During this missive, I am going to attempt to prove to you why Star Trek is better than Star Wars. But first we need to come up with a name for Star Wars fans. Trek already has ‘Trekkies’ or ‘Trekkers’ as they prefer to be called to be taken more seriously. But what are the Star Wars fans called? I’ve decided to go with ‘Warsers’. I considered just ‘Wookies’ for awhile, but felt that wasn’t really in the tradition of ‘Trekkers’.
Also, my focus is going to be on the original crew. I’m not a TNG (that's 'The Next Generation' for the uninitiated) guy. I never bought into Picard, Riker and the rest. There was always something more exciting and fun with the original trio of Kirk, Spock and McCoy. And you Warsers should be happy since I’ll only be drawing on 3 seasons and 6 films (3 films, let’s be honest here).
5. Whiny Kid vs. The Living Embodiment of Sex Panther
In Luke Skywalker we have young whiny kid. Who wants nothing more to explore the galaxy, and ditch his one bantha town. In between tantrums because he can’t hit the local Toshi’s to grab some power converters, and getting jealous of one of the smoothest mf’ers in the galaxy because he wants to make out with his own sister, Luke is the pinnacle of late 70’s sensitivity and androgyny. Who would you rather follow into battle?
On the flip side, Captain Kirk is a man driven by duty and the urge explore the universe, ignoring the prime directive whenever he deems it appropriate. Or a super hot alien girl. And that’s the difference. It’s as if Han Solo was our central character. Charming, brilliant, and dangerous. And he shoots first.
4. Better Space Fights
Let’s start with this. What was the name of the first Space Shuttle? Was it the ‘X Wing’? ‘Millennium Falcon’? Granted it never orbited the planet, but it was still named after the legendary NCC-1701. Now is the Death Star bad ass? Yes. So much so that it recently sparked an online petition to the White House to actually be built. But the Enterprise WAS built. Well, sorta’.
But that’s not even the point. The Enterprise versus the Reliant. The Enterprise versus a Romulan Bird of Prey (that can even fire when cloaked!). The Enterprise versus the big grey thing from ‘Into Darkness’. Star Trek is at its best when it fully embraces its naval theme, ala Start Trek II and VI. Can the Enterprise maneuver like an X-Wing, no. Can it make the Kessel Run in less than 12 parsecs. Come on now. Warp drive…
Are the dog fight scenes exciting? Yes. Redundant? Possibly. Plus there’s no exhaust port in the Enterprise that will blow up that magnificent marvel of engineering. And there’s regality to her. The Enterprise is a majestic ship. I would put the final act of Khan versus any of the ship battles in all of the Star Wars films.
Lucas’ galaxy dominated by the Aryan race is troublesome. It’s as if Drax’s plan ultimately succeeded. (That’s the film version of Moonraker, not the novel) It’s white folks as far as the eye can see. If not, then it’s cuddly animals, ala the wookie and ewok. The lone brother (can I use that term?) is Lando Calrissian. Does he run an entire city? Yes. But he can’t even get one on the ground. They stick him in as far away from the planet’s surface as possible. And he’s the only minority even there.
So how does Lucas rectify this situation? With the prequels, and does it horribly. Who doesn’t look back upon the Neimodians of the Trade Federation and their stereotypical greed, and cowardice, and Asian accents fondly? I’m surprised they weren’t wearing Stars of David as well to drive home the greed trait. Is this on purpose with malice? Of course not. It’s an over simplified reaction to a fair, if not ultimately meaningless charge. This still didn’t stop me from bringing it up.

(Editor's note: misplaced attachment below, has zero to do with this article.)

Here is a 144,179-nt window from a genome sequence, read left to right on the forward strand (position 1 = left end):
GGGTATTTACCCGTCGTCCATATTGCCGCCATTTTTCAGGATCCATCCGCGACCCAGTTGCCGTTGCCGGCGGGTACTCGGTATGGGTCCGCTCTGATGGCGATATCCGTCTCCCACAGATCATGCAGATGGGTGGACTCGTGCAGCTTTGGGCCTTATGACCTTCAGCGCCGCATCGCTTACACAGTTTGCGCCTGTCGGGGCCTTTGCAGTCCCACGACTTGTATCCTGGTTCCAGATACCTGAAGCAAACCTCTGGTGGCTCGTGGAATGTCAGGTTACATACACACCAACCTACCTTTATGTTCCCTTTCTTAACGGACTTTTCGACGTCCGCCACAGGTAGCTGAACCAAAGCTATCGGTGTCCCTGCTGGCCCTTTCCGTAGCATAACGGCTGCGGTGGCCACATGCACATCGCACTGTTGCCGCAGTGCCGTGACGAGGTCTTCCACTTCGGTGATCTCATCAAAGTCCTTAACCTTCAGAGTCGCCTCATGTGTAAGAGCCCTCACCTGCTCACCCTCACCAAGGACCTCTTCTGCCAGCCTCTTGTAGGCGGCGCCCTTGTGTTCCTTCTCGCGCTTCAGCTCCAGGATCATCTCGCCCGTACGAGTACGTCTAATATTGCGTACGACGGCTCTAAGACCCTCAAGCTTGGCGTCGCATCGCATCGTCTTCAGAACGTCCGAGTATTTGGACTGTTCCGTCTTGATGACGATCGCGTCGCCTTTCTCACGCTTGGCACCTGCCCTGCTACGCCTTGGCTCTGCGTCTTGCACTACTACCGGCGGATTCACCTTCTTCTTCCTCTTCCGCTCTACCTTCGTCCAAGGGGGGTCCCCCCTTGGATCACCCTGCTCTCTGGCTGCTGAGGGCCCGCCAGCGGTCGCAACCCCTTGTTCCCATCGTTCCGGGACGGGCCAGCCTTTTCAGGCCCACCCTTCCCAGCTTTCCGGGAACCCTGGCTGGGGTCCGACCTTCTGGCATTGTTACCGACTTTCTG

Roddenbury’s and Trek’s answer?
Boom! First inter-racial kiss on television (even if they didn’t technically smooch). Minorities and women play a much larger role in the Trek universe, but it’s not without its problems. Uhura’s dresses in both iterations of the series is troublesome, a fact rectified by Abrams in ‘Into Darkness’, that he subsequently undercuts immediately with Alice Eve in her skivvies. But as a whole, the Trek universe embraces diversity in every known corner of the galaxy. Star Wars merely shoe horns it in, embarrassingly so at times.
Star Wars, what the hell happened? Midichlorians? So it’s NOT a mythical religion? It’s a biological ability, like telepathy, or pooping? Trek doesn’t really have the mythology Star Wars has. So I was tempted to just call it a wash. Tempted. But then Lucas decides to just re-write the entire thing. And don’t give me ‘Abrams did the same thing’. His reboot, not prequel mind you, backs itself up by using the time travel plot device to open up a myriad of possibilities for existingTrek adventures and characters, while not, how can I put this artfully, taking a big taco bell sized bowel movement all over every thing that came before. He can now update all of them for a new generation, without destroying their beloved, or perhaps even despised, pasts.
Plus Trek has the United Federation of Planets. A galaxy spanning force for peace, when Kirk isn’t blowing things up or violating the Prime Directive. Imagine the U.N. with some balls and nothing but good folks on the Security Council. No hocus pocus, or whatever Warsers are calling it now. Because it clearly isn’t ‘The Force’ I remember.
1. The Message of the Films
Star Wars is a soap opera in space. A kid’s fairy tale set in a distant past in a galaxy relatively far away. Trek is the future. Our future. Roddenbury and crew tackled some heady issues during its television run, and again with the film series. Star Wars never attempts to reach for the lofty heights that Trek does. There’s no existential crisis, no questioning of man’s role in the universe, no pursuit of mankind’s greater purpose. Nope, just a surfer dude from a small, two sun planet with Daddy issues.